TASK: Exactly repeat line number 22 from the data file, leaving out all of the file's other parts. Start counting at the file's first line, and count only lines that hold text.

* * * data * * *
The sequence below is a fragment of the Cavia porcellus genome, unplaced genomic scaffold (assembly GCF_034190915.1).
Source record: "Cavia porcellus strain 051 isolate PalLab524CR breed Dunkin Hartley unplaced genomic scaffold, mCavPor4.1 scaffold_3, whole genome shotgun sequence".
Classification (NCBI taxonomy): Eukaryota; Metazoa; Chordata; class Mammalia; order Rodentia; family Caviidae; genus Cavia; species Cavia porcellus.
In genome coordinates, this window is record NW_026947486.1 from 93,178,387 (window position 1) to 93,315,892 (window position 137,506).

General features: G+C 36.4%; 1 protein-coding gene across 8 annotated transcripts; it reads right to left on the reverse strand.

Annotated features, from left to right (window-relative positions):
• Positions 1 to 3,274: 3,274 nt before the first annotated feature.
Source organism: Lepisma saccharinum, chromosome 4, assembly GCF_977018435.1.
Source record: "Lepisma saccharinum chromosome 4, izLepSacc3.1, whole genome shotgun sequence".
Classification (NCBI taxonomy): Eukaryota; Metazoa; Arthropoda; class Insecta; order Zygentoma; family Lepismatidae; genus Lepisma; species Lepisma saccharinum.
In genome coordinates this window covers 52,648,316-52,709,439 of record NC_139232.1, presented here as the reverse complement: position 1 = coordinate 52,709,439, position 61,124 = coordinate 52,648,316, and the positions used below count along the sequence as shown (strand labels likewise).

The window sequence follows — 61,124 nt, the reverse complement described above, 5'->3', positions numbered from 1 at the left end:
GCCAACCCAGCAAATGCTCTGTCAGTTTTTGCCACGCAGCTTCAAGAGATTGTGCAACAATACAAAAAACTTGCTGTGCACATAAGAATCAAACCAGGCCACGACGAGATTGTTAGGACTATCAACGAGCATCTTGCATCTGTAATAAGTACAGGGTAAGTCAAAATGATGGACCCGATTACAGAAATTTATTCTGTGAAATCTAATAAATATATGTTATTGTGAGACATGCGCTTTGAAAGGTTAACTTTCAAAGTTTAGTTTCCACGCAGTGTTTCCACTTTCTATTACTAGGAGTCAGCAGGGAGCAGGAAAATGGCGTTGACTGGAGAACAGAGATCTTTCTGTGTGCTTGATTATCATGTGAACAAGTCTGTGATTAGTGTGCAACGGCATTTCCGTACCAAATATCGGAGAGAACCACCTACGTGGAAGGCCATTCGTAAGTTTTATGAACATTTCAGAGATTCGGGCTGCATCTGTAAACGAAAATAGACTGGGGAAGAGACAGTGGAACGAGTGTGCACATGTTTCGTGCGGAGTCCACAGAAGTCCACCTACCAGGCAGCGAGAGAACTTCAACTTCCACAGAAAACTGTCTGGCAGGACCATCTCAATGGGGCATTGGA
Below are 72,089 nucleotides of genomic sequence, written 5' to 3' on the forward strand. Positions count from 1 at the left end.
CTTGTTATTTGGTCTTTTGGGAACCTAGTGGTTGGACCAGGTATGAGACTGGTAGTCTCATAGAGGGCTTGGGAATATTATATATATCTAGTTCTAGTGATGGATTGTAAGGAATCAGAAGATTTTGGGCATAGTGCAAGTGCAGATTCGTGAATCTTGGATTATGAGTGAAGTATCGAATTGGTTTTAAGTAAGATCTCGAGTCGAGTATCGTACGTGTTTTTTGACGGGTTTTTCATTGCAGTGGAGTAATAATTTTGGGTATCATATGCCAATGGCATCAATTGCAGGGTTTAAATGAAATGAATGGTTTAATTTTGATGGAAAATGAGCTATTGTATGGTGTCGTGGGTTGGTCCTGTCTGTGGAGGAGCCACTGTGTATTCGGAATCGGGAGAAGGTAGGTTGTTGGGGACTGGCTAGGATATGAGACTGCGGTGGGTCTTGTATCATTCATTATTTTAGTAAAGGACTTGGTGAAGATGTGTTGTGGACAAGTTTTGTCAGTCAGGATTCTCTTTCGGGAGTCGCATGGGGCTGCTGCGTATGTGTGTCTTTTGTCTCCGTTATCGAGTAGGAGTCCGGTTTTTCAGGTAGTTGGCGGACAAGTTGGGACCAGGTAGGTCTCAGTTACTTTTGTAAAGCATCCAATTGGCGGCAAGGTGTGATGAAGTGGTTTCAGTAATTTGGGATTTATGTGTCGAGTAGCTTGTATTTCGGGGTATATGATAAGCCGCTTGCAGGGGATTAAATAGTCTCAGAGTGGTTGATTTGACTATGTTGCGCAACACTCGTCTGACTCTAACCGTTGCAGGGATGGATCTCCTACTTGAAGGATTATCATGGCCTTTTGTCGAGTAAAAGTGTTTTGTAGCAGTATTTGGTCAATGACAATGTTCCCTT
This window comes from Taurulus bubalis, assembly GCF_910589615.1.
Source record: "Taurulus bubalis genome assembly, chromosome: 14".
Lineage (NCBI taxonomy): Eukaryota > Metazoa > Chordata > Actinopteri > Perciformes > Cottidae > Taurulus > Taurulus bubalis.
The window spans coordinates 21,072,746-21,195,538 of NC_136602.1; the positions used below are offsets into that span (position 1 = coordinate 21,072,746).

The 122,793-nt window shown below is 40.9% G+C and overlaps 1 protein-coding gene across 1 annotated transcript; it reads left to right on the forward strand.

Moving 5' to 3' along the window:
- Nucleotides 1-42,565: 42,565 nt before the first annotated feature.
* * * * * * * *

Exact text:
- Nucleotides 1-42,565: 42,565 nt before the first annotated feature.